The Battle of Gettysburg was a critical turning point in the American Civil War.
Grade Range: 5-12
Resource Type(s): Reference Materials, Reference Materials
Date Posted: 5/25/2012
This online exhibition explore the role of the portable printing press in conveying information during the Civil War. The ability to communicate quickly in wartime can profoundly affect military actions and outcomes. The invention of portable tabletop printing presses at the time of the American Civil War (1861-1865) allowed for better communication in the field. Portable presses were purchased by several Union and Confederate military units. They allowed for the rapid production and wide distribution of urgent orders, and also routine documents such as requisitions and entertaining material such as unit newsletters. Albert Adams’ New York cylinder press, the Cottage press, was advertised to the armed forces and to merchants. This press, along with at least three other similar inventions, became particularly popular during the War. The use of portable printing presses expanded after the War and a movement of amateur printers was born.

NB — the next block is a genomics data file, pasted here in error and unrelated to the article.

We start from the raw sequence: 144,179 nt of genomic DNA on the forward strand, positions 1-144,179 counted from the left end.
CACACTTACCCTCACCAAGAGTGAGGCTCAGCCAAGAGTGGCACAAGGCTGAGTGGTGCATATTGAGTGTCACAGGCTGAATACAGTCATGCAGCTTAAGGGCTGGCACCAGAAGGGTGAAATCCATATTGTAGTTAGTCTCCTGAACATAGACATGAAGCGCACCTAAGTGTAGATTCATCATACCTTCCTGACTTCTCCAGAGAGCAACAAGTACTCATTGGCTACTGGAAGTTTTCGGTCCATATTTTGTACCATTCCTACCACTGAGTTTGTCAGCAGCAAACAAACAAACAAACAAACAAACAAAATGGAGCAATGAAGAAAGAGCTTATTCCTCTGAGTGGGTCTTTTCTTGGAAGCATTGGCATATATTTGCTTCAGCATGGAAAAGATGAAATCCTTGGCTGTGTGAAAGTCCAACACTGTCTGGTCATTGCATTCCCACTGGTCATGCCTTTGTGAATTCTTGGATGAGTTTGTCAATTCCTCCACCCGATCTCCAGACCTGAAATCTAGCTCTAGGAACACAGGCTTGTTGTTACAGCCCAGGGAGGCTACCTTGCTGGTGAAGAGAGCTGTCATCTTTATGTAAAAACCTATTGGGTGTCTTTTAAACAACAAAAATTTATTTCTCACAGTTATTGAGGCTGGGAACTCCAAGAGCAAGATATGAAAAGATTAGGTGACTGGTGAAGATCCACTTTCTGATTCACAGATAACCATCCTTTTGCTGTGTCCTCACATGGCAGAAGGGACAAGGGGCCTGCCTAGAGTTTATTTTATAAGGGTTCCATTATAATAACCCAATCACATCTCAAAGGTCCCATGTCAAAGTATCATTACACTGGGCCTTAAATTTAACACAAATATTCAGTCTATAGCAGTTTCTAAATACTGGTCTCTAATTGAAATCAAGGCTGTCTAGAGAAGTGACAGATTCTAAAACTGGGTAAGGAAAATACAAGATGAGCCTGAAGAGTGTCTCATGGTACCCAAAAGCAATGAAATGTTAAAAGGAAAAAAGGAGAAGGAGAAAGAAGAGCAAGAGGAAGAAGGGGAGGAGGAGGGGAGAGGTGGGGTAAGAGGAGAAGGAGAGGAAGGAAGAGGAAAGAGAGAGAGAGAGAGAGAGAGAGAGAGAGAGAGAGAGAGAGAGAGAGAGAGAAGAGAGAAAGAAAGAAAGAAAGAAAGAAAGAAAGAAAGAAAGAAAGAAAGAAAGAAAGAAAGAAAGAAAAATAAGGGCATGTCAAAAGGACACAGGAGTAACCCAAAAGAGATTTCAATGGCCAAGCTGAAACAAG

Historical Thinking Standards (Grades K-4)
3B: Compare and contrast differing sets of ideas, values, personalities, behaviors, and institutions.
3C: Analyze historical fiction.
3D: Distinguish between fact and fiction.
3E: Compare different stories about a historical figure, era, or event.
3F: Analyze illustrations in historical stories.
3G: Consider multiple perspectives.
3H: Explain causes in analyzing historical actions.
3I: Challenge arguments of historical inevitability.
3J: Hypothesize influences of the past.
Standards in History (Grades K-4)
United States History Standards (Grades 5-12)
Historical Thinking Standards (Grades 5-12)
2B: Reconstruct the literal meaning of a historical passage.
2C: Identify the central question(s) the historical narrative addresses.
2D: Differentiate between historical facts and historical interpretations.
2E: Read historical narratives imaginatively.
2F: Appreciate historical perspectives.
2G: Draw upon data in historical maps.
2H: Utilize visual, mathematical, and quatitative data.
2I: Draw upon the visual, literary, and musical sources.
3B: Consider multiple perspectives.
3C: Analyze cause-and-effect relationships.
3D: Draw comparisons across eras and regions in order to define enduring issues.
3E: Distinguish between unsupported expressions of opinion and informed hypotheses grounded in historical evidence.
3F: Compare competing historical narratives.
3G: Challenge arguments of historical inevitability.
3H: Hold interpretations of history as tentative.
3I: Evaluate major debates among historians.
3J: Hypothesize the influence of the past.